CPP, NPA and NDF are not enemies — Zarate and Casino

Published November 24, 2020, 7:50 PM

by Mario Casayuran

Bayan Muna Party List Representative Carlos Zarate and former Party List Congressman Teodoro Casino maintained that they do not consider the Communist Party of the Philippines, New People’s Army and National Democratic Front (CPP/NPA/NDF) as “enemies.”       

Rep. Carlos Isagani Zarate (Bayan Muna Party list Facebook page / MANILA BULLETIN)
Rep. Carlos Isagani Zarate (Bayan Muna Party list Facebook page / MANILA BULLETIN FILE PHOTO)

They made this assertion when asked by Senator Panfilo M. Lacson, chairman of the Senate national defense and security committee, if they are ready to denounce and consider as enemies members of militant groups who have joined the NPA.          

Lacson and former Armed Forces of the Philippines (AFP) chief of staff General Hermogenes Esperon Jr., current national security adviser, pointed that Zarate and Casino are part of the government and are being paid by government.  

The NPA is fighting the government and has been killing soldiers, policemen and their comrades who wanted to leave the communist movement, Lacson pointed out.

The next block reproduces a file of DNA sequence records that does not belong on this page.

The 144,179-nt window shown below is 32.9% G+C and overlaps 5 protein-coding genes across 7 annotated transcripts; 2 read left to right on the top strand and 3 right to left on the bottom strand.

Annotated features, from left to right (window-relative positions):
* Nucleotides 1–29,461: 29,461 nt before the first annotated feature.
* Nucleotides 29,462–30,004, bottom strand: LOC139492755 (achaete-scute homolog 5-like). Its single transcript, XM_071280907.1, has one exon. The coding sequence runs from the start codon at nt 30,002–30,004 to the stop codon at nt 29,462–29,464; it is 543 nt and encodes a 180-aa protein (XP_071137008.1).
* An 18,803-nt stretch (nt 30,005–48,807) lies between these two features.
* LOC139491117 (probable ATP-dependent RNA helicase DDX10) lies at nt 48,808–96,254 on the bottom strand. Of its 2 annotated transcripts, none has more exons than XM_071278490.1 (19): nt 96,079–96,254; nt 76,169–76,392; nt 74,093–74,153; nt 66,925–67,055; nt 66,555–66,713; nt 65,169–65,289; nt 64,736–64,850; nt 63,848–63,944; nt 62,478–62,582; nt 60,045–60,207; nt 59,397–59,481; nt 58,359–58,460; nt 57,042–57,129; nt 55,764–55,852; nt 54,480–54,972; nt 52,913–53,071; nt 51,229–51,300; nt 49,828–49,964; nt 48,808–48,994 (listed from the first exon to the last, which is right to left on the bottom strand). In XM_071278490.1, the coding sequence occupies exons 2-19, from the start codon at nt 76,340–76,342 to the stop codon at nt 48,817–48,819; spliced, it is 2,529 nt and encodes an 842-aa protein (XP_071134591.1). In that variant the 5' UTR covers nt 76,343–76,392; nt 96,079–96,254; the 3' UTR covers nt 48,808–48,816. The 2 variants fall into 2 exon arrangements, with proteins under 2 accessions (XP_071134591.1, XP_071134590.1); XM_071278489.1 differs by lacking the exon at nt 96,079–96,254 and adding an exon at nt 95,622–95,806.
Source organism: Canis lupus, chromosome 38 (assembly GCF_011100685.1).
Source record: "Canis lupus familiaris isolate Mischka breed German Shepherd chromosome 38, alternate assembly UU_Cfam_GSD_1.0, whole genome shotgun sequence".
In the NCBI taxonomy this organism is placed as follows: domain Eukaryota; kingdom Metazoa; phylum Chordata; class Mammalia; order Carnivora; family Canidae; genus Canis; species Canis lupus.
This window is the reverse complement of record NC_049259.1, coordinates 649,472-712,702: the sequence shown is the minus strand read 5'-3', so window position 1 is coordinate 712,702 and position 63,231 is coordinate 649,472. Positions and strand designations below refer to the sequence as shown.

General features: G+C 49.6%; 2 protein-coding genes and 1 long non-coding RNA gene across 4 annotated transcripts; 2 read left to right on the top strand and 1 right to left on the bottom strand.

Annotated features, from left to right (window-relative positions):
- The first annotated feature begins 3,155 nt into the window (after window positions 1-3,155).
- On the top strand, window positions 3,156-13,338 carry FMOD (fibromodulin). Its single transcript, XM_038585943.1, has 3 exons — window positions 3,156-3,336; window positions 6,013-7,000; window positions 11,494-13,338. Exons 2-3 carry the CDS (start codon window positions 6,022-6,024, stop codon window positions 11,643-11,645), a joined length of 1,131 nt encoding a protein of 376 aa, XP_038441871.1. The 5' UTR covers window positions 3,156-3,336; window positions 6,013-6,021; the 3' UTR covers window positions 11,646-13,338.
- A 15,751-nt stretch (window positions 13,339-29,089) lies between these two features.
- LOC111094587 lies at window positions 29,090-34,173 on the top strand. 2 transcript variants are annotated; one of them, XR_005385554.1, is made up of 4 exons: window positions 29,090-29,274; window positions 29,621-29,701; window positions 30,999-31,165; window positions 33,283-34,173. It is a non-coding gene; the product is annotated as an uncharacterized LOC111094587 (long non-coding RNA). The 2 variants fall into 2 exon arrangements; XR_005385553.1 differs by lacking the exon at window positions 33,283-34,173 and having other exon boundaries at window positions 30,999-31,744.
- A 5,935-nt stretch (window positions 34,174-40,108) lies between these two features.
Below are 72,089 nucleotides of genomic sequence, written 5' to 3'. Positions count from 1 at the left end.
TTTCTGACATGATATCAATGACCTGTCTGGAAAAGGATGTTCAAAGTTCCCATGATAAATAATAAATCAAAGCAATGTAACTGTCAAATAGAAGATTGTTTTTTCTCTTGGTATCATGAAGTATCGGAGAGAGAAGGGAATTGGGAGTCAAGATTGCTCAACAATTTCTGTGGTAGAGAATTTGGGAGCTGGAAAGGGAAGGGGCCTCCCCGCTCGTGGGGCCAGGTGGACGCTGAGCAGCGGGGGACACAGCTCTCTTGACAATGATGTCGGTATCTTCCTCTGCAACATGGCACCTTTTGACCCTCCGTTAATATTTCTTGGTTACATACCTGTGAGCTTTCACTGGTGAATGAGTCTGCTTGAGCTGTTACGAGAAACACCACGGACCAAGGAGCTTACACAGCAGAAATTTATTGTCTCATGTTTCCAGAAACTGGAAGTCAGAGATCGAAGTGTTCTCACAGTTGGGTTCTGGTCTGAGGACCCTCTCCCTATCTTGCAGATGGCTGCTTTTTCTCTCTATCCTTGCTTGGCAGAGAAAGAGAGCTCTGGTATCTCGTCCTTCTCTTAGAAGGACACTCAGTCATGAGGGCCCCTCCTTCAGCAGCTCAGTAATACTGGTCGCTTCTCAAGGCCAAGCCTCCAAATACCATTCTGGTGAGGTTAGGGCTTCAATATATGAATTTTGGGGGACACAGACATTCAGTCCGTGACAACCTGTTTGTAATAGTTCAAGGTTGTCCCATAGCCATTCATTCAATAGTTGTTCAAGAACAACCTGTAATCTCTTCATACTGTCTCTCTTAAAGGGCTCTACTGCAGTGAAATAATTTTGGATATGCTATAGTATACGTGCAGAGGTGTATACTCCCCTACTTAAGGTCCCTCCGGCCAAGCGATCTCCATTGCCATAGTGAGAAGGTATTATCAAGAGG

Casino said that like members of the Moro Islamic Liberation Front (MILF) and the Moro National Liberation Front (MNLF), he could not consider members of the CPP, NDF and NPA as enemies as they are revolutionary groups and that government must always be open to dialogues.      

Zarate, for his part, said the door to dialogues would close when government considers the communist as enemies.         

National Intelligence Coordinating Agency (NICA) Director General Alex Monteagudo that the NPA is considered a terrorist organization and refusal not to condemn it could be considered as consenting to it and allowing it to continue recruiting into its ranks, usually students.     

Casino said militant groups are not recruiting the young to join the NPA but it is natural that the NPA targets the young and students to join its group.         

Senate President Vicente C. Sotto III said General Antonio Parlade was right in warning against those wanting to join militant groups.      

Parlade was accused of red-tagging when he called the attention of entertainment celebrities against espousing the advocacies of militant groups.